The greatest risk from vitamin E toxicity is bleeding.
Diagnosis is based on a person's symptoms.
Stopping vitamin E supplements and taking vitamin K, if needed, resolves the symptoms.
Vitamin E (tocopherol) is an antioxidant: It protects cells against damage by free radicals, which are by-products of normal cell activity and which participate in chemical reactions within cells. Some of these reactions can be harmful. (See also Overview of Vitamins Overview of Vitamins Vitamins are a vital part of a healthy diet. The recommended dietary allowance (RDA)—the amount most healthy people need each day to remain healthy—has been determined for most vitamins. A safe... read more .)
Many people take vitamin E supplements to help prevent certain disorders. Vitamin E supplements do not protect against heart and blood vessel disorders. There is no convincing evidence that vitamin E, even in high doses, slows the progression of Alzheimer disease. Whether vitamin E supplements protect against tardive dyskinesia (repetitive involuntary movements of the mouth, tongue, arms, or legs—a side effect of antipsychotic drugs) and whether they increase or decrease the risk of prostate cancer is controversial.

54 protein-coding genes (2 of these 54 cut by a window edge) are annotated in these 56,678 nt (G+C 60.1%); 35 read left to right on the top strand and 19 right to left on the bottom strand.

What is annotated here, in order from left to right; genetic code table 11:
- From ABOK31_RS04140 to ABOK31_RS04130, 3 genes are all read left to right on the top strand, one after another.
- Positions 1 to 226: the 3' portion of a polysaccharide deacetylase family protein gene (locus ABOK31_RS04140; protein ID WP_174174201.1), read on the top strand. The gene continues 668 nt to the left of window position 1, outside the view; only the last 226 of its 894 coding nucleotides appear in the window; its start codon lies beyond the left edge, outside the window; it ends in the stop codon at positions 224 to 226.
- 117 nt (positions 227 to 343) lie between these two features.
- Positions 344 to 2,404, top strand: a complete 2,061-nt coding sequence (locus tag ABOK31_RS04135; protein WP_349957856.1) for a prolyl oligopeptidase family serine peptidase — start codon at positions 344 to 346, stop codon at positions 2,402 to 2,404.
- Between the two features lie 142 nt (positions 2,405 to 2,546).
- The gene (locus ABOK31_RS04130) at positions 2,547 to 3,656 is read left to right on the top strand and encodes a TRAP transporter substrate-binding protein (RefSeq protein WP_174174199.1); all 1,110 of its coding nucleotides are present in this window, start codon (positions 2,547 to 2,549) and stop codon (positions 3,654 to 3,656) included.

Vitamin E, like vitamins A, D, and K, is a fat-soluble vitamin, which dissolves in fat and is best absorbed when eaten with some fat. Good sources of vitamin E include vegetable oils, nuts, seeds, green leafy vegetables, and wheat germ.
Symptoms of Vitamin E Excess
Many adults take relatively large amounts of vitamin E for months to years without any apparent harm. However, high doses of vitamin E may increase the risk of bleeding, particularly for adults who are also taking an anticoagulant (especially warfarin), which makes blood less likely to clot. Occasionally, adults who take very high doses develop muscle weakness, fatigue, nausea, and diarrhea.
Diagnosis of Vitamin E Excess
The diagnosis of vitamin E toxicity is based on the person’s history of using vitamin E supplements and symptoms.
Treatment of Vitamin E Excess
Treatment of vitamin E toxicity involves stopping vitamin E supplements. If necessary, vitamin K, which helps blood clot, is given to stop bleeding.